Mars is believed to have had water in the past, but it could not hold that water due to its weaker gravitational pull. Solar winds blew the lighter particles out of its thin atmosphere, and most of the oxygen reacted with the metals on its surface to form iron oxides. This gives Mars its distinctive rustic red color.

Step 6: Show the placement of Jupiter

Draw a large elliptical orbit next to Mars' orbit and draw a large circle on top of it to represent Jupiter. As you draw the circle for Jupiter, remember that it is the largest planet and the closest massive celestial object in the Solar System after the Sun.

Leave enough space between the orbits of Mars and Jupiter. Here we have the asteroid belt, a collection of countless rocky objects of different sizes, ranging from a few centimeters to several kilometers. In this area, draw a series of small, uneven gray circles to indicate the asteroid belt.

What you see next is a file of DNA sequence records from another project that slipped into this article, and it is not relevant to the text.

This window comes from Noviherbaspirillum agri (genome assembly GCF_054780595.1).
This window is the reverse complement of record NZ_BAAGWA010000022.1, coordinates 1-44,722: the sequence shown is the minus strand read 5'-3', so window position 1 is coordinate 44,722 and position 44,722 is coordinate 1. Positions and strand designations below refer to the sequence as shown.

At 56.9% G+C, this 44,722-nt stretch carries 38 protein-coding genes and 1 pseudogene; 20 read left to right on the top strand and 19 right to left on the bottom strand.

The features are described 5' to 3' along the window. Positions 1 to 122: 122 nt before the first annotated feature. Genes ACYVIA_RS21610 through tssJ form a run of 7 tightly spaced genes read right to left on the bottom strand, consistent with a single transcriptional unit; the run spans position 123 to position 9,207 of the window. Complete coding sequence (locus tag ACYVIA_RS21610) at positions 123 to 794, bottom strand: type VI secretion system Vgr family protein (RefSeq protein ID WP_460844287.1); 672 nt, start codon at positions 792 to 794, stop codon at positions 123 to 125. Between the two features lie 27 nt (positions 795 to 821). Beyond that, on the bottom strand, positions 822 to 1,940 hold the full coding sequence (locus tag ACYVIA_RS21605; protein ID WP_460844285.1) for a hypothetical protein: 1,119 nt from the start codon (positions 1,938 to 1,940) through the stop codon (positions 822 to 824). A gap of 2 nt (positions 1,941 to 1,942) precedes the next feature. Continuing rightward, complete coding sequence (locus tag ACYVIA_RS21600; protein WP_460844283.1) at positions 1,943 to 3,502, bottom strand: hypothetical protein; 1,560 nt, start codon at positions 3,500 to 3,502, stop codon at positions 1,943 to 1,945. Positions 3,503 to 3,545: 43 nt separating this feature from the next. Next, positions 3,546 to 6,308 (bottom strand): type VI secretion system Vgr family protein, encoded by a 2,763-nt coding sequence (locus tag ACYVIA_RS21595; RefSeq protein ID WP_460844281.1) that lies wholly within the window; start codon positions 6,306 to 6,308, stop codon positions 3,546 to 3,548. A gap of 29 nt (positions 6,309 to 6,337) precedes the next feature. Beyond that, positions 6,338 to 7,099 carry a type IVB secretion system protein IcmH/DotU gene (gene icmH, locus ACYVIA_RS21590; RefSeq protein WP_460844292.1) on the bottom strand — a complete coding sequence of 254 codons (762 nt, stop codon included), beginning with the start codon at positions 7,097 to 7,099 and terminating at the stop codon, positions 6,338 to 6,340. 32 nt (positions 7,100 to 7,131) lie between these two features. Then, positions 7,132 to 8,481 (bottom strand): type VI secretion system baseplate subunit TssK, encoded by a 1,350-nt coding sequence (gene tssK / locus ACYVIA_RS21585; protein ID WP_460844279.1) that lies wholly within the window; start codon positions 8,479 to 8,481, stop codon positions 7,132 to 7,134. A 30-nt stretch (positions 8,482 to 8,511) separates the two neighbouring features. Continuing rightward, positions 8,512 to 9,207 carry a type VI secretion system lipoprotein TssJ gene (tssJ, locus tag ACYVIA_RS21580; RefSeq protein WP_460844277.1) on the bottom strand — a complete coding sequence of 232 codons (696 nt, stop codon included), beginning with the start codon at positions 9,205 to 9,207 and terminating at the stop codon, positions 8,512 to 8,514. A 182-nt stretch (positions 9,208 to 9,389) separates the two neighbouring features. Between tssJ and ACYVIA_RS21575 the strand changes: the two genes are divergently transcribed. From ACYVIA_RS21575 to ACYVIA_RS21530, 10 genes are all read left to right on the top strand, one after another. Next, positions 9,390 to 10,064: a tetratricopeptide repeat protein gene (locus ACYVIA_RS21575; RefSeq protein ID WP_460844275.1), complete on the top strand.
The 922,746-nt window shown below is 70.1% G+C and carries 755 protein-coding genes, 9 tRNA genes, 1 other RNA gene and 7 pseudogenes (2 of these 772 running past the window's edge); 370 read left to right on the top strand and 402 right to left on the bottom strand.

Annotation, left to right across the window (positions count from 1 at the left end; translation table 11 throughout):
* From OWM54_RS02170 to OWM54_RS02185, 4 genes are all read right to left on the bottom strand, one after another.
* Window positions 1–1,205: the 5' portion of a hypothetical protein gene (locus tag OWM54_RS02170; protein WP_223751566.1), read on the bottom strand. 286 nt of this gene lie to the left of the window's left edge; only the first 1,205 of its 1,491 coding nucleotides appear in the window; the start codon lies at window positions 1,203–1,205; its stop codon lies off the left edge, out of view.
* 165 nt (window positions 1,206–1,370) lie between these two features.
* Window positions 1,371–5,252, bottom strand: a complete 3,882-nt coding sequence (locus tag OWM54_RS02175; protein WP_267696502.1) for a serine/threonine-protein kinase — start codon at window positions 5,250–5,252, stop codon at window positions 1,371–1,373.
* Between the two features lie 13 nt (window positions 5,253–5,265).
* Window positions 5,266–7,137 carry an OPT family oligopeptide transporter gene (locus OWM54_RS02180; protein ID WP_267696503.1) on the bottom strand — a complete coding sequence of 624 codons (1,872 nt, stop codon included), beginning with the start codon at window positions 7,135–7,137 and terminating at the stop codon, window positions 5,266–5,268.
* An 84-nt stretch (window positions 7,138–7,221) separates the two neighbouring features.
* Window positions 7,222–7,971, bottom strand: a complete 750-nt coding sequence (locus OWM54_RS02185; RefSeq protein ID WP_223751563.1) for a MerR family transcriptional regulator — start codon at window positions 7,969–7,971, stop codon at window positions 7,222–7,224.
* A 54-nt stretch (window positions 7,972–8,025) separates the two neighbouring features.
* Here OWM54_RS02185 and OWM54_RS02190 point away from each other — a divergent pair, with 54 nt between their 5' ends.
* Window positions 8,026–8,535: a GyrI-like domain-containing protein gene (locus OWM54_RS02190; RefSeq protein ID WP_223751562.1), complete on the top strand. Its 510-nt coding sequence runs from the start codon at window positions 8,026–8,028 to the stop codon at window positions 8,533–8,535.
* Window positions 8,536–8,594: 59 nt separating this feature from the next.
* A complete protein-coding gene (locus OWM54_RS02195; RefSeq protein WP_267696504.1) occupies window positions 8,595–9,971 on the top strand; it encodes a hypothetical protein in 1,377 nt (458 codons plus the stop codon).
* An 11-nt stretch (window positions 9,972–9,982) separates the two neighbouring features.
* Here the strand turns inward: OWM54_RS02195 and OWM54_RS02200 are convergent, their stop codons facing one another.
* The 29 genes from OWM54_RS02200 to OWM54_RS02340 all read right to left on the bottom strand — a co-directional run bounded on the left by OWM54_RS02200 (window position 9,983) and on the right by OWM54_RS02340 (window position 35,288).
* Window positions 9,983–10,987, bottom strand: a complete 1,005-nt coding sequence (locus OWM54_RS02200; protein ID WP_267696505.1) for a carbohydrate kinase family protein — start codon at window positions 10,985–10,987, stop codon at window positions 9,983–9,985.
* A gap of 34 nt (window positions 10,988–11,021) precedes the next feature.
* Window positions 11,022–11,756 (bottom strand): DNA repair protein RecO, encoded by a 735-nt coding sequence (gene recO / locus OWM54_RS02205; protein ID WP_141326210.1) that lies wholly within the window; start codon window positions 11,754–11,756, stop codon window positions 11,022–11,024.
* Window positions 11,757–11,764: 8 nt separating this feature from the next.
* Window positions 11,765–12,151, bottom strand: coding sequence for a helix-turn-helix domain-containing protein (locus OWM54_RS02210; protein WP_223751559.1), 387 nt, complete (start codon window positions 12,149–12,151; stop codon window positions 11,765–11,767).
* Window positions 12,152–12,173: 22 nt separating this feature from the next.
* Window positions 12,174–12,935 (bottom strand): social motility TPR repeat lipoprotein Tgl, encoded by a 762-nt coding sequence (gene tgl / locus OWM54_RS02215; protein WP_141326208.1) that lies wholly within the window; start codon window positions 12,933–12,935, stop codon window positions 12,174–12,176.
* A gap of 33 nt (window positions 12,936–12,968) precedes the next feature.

How to draw the solar system (6)

Draw three to four horizontal wave bands in Jupiter and color these bands with different shades of orange. Draw an ellipse in one of these bands, color it "red" and draw swirling circles inside to show Jupiter's Great Red Spot, which is Jupiter's most prominent feature.

The Great Red Spot is a massive hurricane nearly twice the size of Earth, and miraculously it has been there since Galileo saw it through his telescope.

Step 7: Draw the planet Saturn, Lord of the Rings

Saturn is by far the most picturesque planet in our solar system. What sets it apart from other planets is its magnificent rings. To show Saturn's placement, draw an elliptical orbit next to Jupiter's orbit, and on that orbit, draw a circle slightly smaller than Jupiter. Use a mix of gray and brown to paint Saturn and give his rings a distinctive look by using a mix of gray and white.